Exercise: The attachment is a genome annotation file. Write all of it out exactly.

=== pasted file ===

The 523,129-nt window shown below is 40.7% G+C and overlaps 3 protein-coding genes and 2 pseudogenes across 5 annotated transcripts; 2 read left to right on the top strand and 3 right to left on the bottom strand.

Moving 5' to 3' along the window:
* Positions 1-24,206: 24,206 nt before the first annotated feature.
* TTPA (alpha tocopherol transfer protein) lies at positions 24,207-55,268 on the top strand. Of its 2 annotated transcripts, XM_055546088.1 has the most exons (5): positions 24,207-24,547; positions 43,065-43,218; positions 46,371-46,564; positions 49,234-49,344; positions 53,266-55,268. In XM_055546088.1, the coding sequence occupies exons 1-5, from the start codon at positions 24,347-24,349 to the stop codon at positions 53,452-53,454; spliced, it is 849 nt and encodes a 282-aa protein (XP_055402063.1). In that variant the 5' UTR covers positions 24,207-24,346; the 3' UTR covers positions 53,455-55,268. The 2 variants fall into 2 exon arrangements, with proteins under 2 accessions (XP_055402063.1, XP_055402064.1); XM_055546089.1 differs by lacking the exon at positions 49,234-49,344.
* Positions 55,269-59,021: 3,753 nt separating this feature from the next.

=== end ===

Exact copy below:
The 523,129-nt window shown below is 40.7% G+C and overlaps 3 protein-coding genes and 2 pseudogenes across 5 annotated transcripts; 2 read left to right on the top strand and 3 right to left on the bottom strand.

Moving 5' to 3' along the window:
* Positions 1-24,206: 24,206 nt before the first annotated feature.
* TTPA (alpha tocopherol transfer protein) lies at positions 24,207-55,268 on the top strand. Of its 2 annotated transcripts, XM_055546088.1 has the most exons (5): positions 24,207-24,547; positions 43,065-43,218; positions 46,371-46,564; positions 49,234-49,344; positions 53,266-55,268. In XM_055546088.1, the coding sequence occupies exons 1-5, from the start codon at positions 24,347-24,349 to the stop codon at positions 53,452-53,454; spliced, it is 849 nt and encodes a 282-aa protein (XP_055402063.1). In that variant the 5' UTR covers positions 24,207-24,346; the 3' UTR covers positions 53,455-55,268. The 2 variants fall into 2 exon arrangements, with proteins under 2 accessions (XP_055402063.1, XP_055402064.1); XM_055546089.1 differs by lacking the exon at positions 49,234-49,344.
* Positions 55,269-59,021: 3,753 nt separating this feature from the next.